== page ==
Cardiometabolic abnormalities are a leading cause of death among women, including women with cancer.
This study examined the association between prediagnosis cardiovascular health and total and cause-specific mortality among 12,076 postmenopausal women who developed local- or regional-stage invasive cancer in the Women’s Health Initiative (WHI). Cardiovascular risk factors included waist circumference, hypertension, high cholesterol, and type 2 diabetes. Obesity-related cancers included breast cancer, colorectal cancer, endometrial cancer, kidney cancer, pancreatic cancer, ovarian cancer, stomach cancer, liver cancer, and non-Hodgkin lymphoma. Cox proportional hazards models were used to estimate hazard ratios (HRs) and 95% confidence intervals (CIs) adjusted for important predictors of survival.
After a median follow-up of 10.0 years from the date of the cancer diagnosis, there were 3607 total deaths, with 1546 (43%) due to cancer. Most participants (62.9%) had 1 or 2 cardiometabolic risk factors, and 8.1% had 3 or 4. In adjusted models, women with 3 to 4 risk factors (vs none) had a higher risk of all-cause mortality (HR, 1.99; 95% CI, 1.73-2.30), death due to cardiovascular disease (CVD) (HR, 4.01; 95% CI, 2.88-5.57), cancer-specific mortality (HR, 1.37; 95% CI, 1.1-1.72), and other-cause mortality (HR, 2.14; 95% CI, 1.70-2.69). A higher waist circumference was associated with greater all-cause mortality (HR, 1.17; 95% CI, 1.06-1.30) and cancer-specific mortality (HR, 1.22; 95% CI, 1.04-1.42).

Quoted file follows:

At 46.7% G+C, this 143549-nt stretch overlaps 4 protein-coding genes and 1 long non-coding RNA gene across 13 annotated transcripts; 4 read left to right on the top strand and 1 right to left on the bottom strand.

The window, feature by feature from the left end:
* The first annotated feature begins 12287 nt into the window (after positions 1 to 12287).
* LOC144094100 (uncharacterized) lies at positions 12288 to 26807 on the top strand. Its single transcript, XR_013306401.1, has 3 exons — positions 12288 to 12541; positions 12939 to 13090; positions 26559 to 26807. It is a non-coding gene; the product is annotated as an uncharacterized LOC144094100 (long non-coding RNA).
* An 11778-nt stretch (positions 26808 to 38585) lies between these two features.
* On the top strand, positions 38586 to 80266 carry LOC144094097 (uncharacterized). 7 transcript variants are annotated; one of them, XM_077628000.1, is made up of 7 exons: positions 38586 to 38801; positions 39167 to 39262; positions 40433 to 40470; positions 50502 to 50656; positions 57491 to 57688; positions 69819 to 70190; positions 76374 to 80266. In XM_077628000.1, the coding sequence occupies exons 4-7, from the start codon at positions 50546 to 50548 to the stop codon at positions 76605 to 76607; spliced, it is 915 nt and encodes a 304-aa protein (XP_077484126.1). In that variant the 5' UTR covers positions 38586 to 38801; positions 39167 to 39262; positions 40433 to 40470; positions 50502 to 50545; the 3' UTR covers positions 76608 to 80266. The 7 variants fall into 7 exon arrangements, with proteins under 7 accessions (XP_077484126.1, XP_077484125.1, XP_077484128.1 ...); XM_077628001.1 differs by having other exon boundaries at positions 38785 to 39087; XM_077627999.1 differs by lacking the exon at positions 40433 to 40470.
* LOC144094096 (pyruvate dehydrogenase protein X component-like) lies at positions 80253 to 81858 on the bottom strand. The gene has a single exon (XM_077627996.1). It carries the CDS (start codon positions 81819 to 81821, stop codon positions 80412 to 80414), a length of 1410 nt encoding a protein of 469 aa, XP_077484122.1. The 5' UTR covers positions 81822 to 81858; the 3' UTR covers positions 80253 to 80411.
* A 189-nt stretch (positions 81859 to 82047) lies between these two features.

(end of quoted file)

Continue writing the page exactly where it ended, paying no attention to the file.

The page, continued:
Among postmenopausal women diagnosed with cancer in the WHI, cardiometabolic risk factors before the cancer diagnosis were associated with greater all-cause, CVD, cancer-specific, and other-cause mortality. These results raise hypotheses regarding potential clinical intervention strategies targeting cardiometabolic abnormalities that require future prospective studies for confirmation.
This study uses information from the Women’s Health Initiative (WHI) to find out whether cardiac risk factors are related to a greater risk of dying among older women with cancer. The WHI is the largest study of medical problems faced by older women in this country. The results show that women who have 3 or 4 risk factors are more likely to die of any cause, heart disease, or cancer in comparison with women with no risk factors. It is concluded that interventions to help to lower the burden of cardiac risk factors can have an important impact on survivorship among women with cancer.
© 2020 American Cancer Society.